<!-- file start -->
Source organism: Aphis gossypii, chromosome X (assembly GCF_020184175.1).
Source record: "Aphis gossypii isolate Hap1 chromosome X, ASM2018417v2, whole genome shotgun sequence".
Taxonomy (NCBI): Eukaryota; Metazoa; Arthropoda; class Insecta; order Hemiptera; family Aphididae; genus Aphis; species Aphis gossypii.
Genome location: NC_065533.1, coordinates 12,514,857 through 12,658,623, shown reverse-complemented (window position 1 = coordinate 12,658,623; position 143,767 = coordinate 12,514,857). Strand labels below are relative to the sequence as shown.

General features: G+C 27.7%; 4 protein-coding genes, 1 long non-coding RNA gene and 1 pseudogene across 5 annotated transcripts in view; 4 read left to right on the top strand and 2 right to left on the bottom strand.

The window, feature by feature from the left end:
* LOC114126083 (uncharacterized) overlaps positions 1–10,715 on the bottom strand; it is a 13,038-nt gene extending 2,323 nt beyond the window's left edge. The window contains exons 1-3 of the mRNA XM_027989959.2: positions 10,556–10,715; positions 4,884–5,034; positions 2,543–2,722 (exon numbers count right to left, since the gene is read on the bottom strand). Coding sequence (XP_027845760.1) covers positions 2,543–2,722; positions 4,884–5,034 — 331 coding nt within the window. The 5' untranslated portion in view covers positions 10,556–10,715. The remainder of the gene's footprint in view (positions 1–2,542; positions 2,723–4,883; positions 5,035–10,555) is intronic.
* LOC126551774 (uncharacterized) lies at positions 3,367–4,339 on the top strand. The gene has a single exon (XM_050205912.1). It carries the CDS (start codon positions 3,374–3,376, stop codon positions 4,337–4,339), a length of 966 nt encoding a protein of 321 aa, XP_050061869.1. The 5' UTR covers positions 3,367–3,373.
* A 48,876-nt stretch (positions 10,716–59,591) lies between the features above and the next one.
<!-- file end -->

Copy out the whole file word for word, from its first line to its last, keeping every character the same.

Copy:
Source organism: Aphis gossypii, chromosome X (assembly GCF_020184175.1).
Source record: "Aphis gossypii isolate Hap1 chromosome X, ASM2018417v2, whole genome shotgun sequence".
Taxonomy (NCBI): Eukaryota; Metazoa; Arthropoda; class Insecta; order Hemiptera; family Aphididae; genus Aphis; species Aphis gossypii.
Genome location: NC_065533.1, coordinates 12,514,857 through 12,658,623, shown reverse-complemented (window position 1 = coordinate 12,658,623; position 143,767 = coordinate 12,514,857). Strand labels below are relative to the sequence as shown.

General features: G+C 27.7%; 4 protein-coding genes, 1 long non-coding RNA gene and 1 pseudogene across 5 annotated transcripts in view; 4 read left to right on the top strand and 2 right to left on the bottom strand.

The window, feature by feature from the left end:
* LOC114126083 (uncharacterized) overlaps positions 1–10,715 on the bottom strand; it is a 13,038-nt gene extending 2,323 nt beyond the window's left edge. The window contains exons 1-3 of the mRNA XM_027989959.2: positions 10,556–10,715; positions 4,884–5,034; positions 2,543–2,722 (exon numbers count right to left, since the gene is read on the bottom strand). Coding sequence (XP_027845760.1) covers positions 2,543–2,722; positions 4,884–5,034 — 331 coding nt within the window. The 5' untranslated portion in view covers positions 10,556–10,715. The remainder of the gene's footprint in view (positions 1–2,542; positions 2,723–4,883; positions 5,035–10,555) is intronic.
* LOC126551774 (uncharacterized) lies at positions 3,367–4,339 on the top strand. The gene has a single exon (XM_050205912.1). It carries the CDS (start codon positions 3,374–3,376, stop codon positions 4,337–4,339), a length of 966 nt encoding a protein of 321 aa, XP_050061869.1. The 5' UTR covers positions 3,367–3,373.
* A 48,876-nt stretch (positions 10,716–59,591) lies between the features above and the next one.